At the tender age of just 10 weeks, a little kitten with a severe bilateral cleft palate was found on the streets of Johnson City, Tennessee. Just how he had survived thus far is a mystery. Happening upon him, a student at East Tennessee State University (ETSU) plucked him up and, in a stroke of genius (or was it the fingers of fate?), called Cynthia Chambers, a woman known for her animal rescue efforts who also just happens to be a special educator.
“When I saw the little guy,” Cynthia says, “I was immediately overtaken with the fear that I was going to be told to put him down. I cried the whole way to the veterinarian’s office.”
The vet, however, had another idea, despite the kitten having exposed bone in the roof of his mouth. The vet responded that Lazarus had lived this long so “why not give him a chance?” He prescribed an antibiotic, a nourishment plan, and flea medication, and off Cynthia and Lazarus went. Within weeks, Laz had grown healthy soft tissue over the exposed bone, gained weight, and was flea free, though his mouth still needed medical attention. Cynthia knew the little cat with the unique look needed an advocate and someone to love him dearly; she also knew that person was none other than herself.
Thus, she started the Facebook page Care for Lazarus to reach out to others for advice but also to seek assistance financially for what was expected to be a long and expensive process of getting Lazarus fixed up. Friends and support started pouring in. “To this day,” Cynthia says, “I don’t know what I would have done without the support of Lazarus’ Facebook community.”
Lazarus’ story spread like wildfire through various media outlets worldwide. Articles appeared everywhere from her local newspaper to the Huffington Post. Cynthia chalks it up to their unique story: “Given that I am a special educator who trains teachers to work with people with disabilities and then I rescued a cat with special needs, people became quite interested. Not to mention, Lazarus’ unique appearance quickly draws people in wanting to learn more.”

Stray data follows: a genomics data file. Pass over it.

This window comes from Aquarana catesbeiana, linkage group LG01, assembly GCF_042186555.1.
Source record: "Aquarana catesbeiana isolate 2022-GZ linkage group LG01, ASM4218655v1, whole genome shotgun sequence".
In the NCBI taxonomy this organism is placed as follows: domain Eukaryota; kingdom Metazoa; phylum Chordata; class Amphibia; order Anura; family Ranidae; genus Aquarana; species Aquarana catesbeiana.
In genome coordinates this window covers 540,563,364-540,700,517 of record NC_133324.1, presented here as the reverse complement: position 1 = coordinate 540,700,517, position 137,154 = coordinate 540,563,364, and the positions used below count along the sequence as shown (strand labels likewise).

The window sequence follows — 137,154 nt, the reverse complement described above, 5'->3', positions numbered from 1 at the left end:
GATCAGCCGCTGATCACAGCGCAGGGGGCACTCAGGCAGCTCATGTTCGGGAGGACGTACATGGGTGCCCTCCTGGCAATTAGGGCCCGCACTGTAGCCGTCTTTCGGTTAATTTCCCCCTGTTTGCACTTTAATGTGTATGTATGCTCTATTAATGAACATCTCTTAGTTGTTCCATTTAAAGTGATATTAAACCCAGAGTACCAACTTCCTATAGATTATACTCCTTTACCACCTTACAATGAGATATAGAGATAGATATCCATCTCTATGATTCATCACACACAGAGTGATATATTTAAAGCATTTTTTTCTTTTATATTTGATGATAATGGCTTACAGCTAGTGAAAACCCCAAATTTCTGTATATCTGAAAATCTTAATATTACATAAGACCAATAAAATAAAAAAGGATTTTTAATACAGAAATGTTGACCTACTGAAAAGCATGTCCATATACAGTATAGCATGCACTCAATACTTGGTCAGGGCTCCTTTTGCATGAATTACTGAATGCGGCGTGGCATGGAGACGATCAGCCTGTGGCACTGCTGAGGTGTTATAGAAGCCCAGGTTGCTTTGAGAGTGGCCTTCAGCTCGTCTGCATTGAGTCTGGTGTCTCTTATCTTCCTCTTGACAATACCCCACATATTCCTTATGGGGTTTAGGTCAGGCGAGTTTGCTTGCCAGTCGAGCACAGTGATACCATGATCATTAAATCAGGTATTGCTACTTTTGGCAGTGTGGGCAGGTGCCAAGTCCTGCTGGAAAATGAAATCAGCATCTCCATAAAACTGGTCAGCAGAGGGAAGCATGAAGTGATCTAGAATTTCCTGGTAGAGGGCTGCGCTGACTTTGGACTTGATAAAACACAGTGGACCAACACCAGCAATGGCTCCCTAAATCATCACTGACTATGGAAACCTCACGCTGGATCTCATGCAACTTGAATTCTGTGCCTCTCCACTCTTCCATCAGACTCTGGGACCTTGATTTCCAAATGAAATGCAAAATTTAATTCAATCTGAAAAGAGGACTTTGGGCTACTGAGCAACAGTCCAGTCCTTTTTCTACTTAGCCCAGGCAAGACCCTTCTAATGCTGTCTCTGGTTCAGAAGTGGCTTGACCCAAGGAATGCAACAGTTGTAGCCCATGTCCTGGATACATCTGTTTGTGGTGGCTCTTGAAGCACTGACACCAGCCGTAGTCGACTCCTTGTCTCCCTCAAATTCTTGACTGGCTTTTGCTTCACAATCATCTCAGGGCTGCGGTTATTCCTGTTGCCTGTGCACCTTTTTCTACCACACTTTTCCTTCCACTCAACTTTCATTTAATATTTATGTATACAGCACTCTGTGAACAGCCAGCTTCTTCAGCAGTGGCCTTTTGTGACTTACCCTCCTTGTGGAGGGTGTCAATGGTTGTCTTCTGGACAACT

Lazarus’ looks are definitely unique but they do not impact his quality of life. Necessary surgeries were performed, but there are no plans for a full repair of Lazarus’ cleft palate because there is no medical reason for it—which is good, because Cynthia and Laz have a lot to attend to. Together they’ve started a range of service projects that will make you feel like a slacker. They started a program called Learning with Laz, which involves Cynthia and Lazarus talking to classes or groups about finding your own unique characteristics that make you special and accepting differences of others. They also run Laz’s Pet Supply Challenge, which is a worldwide program to collect supplies for animal shelters and groups. And locally, they make community visits to collect donations. They also have team members who set up donation sites to benefit their community’s animal rescue groups. In short, these two are busy.
It’s this triumph over adversity that has earned him legion fans; Lazarus’ appeal (beyond that very cute face) lies in the very lesson that Cynthia herself learned from him.
“I have learned that I can overcome any difficult situation with the love and support of people around me. We are stronger than we give ourselves credit for and if this little gray kitty can defeat the odds, then we can too!”